Trails and trials of the writer who walks
This dashing waterfall in a pretty park is part of the approach to Kirk Michael. Here, only eroding red sand dunes separate the sea from the land. The Way takes me along the beach and apparently to a dead end as the path which should have brought me back up from the shoreline has eroded away completely. I have to follow in the footsteps of others and resort to a very unladylike posture on all fours to scramble up the wet, slippery slope of dirty red sand. Now I am dirty as well as dishevelled.
In Kirk Michael, pushing against heavy wind and rain, I spot a bus shelter, intending to take a five minute sit down in the dry, but I see there’s a bus to Ramsey in about five minutes so I make a quick decision to skip the featureless (and very exposed) north coast. I’m no purist. Not in this weather.
First priority in Ramsey is to buy some more tent pegs. There’s a camping shop directly opposite the bus station. Second priority is to find a hairdresser. I know that doesn’t sit well with the image of tough outdoor back-packer, but it’s now Thursday and my hair was last washed on Tuesday. You understand, girls.
It amuses me that despite my request simply to wash and dry my hair on the cheapest tariff, hairdressers can’t resist faffing it around. When she asked me if I wanted any spray, I said ‘No thanks, I’ll be getting enough spray from outside.’ I was charged an outrageous £16 – I don’t pay that much for the whole works at home.
The wind on the harbour side of Ramsey is so strong I can barely stand, and am glad to get blown into a side street.
While waiting for my hairdressing appointment, I spent a very pleasant hour in the Mitre Hotel where the bar overlooks the harbour. As well as observing pedestrians being hurtled down the street in one direction or battling an invisible force field (actually, I suppose that’s just what wind is!) in the other direction, there were two men in diggers working on changing the direction of the channel into the harbour. This activity entertained everyone in the bar for quite some time.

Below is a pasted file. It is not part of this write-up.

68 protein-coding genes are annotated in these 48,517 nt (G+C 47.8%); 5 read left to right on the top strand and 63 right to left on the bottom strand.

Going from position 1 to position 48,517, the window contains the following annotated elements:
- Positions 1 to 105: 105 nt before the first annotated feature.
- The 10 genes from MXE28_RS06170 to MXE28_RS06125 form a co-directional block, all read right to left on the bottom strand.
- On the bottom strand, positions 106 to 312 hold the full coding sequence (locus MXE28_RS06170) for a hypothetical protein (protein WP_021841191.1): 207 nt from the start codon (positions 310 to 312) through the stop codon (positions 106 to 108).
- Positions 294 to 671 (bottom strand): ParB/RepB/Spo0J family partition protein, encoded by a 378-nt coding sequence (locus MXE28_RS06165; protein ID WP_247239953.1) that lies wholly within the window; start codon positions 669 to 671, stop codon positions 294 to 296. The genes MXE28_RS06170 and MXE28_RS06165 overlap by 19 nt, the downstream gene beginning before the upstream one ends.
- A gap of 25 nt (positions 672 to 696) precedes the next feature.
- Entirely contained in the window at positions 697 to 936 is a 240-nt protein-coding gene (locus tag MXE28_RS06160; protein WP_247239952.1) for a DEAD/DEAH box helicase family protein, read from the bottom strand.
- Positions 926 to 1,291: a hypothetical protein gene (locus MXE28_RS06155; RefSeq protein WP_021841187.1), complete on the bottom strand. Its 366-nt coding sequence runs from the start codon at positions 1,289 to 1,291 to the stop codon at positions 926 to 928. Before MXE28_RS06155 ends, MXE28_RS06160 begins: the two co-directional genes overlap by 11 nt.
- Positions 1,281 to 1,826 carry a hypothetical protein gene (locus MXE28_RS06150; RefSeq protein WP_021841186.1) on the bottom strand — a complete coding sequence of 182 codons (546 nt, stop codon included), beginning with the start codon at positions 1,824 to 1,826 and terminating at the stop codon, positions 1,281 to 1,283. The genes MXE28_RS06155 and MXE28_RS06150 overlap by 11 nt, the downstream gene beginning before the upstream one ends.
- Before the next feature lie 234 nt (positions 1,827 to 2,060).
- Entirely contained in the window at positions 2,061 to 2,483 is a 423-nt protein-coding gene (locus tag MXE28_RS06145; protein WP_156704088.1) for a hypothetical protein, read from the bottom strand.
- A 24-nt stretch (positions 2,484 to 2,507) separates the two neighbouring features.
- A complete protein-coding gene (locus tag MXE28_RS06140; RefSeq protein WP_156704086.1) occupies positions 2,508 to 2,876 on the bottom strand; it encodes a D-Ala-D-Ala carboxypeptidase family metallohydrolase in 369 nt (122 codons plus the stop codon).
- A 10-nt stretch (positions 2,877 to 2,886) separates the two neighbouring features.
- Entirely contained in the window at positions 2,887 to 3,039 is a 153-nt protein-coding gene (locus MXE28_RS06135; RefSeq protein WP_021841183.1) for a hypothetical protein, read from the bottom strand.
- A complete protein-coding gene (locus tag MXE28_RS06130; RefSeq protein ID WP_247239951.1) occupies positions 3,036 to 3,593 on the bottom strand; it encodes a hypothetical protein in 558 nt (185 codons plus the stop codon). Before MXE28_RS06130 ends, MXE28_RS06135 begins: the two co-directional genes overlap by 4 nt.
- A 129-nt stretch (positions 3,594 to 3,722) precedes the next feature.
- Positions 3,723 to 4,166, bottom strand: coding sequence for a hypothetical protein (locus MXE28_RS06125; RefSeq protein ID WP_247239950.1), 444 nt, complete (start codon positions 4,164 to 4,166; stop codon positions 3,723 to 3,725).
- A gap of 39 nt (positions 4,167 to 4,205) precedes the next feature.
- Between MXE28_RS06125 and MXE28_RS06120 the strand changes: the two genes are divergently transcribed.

The Harbour Bar was also a good wi-fi opportunity to search on my phone for a cheap hotel or B&B. I always find three or four days ‘rough’ to one night in a real bed makes for a nicely balanced trip. Tripadvisor threw up a B&B called Thorncliffe which I rang, and although someone answered, I couldn’t seem to make a proper connection. (I discovered later that my phone had accidentally been switched to mute), so I trekked up the hill to the address, only to discover from the householder that it is no longer a guesthouse. How foolish of me to think that a place featured on Tripadvisor, with a sign over the door that clearly says ‘Bed and Breakfast’, sporting Isle of Man flags in the garden, and ‘Credit Cards Accepted’ plaques down the side of the door, might be a guesthouse. Silly girl. (By the way, the hairdresser also recommended this place to me. She should have stuck to her job.)
With the wind still blowing at a strength that even my extra tent pegs will probably not withstand, I begin to think that perhaps I will just get the next bus to Douglas and call the whole thing off, but the five day forecast (aren’t smartphones wonderful?) shows that the wind will change direction and drop dramatically over the afternoon. No bed for the night, but at least my hair looks nice.
Having had no luck with accommodation in Ramsey, and almost deciding to skip the rest of the walk anyway due to the wild winds, I placed my faith in the five day forecast and pressed on. I’ve decided to pitch on a headland overlooking Maughold lighthouse. It’s a visitor viewing spot, but I’ve just watched the last dog-walker drive away in the growing darkness and I’ve pushed my way into a thicket of tall leggy gorse where I’ve tramped down a clearing just big enough for my tent. The only problem is, there’s no soil here. The bracken and leaf debris is so deep, I can’t find anything to push the pegs into. I’ve taken the ferrules off walking poles and used them to secure the guys at either end, and then tied the other guys and loops to gorse branches, using my spare bootlaces and spare gaiter elastic to get them to reach. The whole thing is a bit rickety but I’m hoping it’s secure enough to see me through the night. I’m now invisible to the road, which always makes me feel good in these ‘not so wild’ camping spots.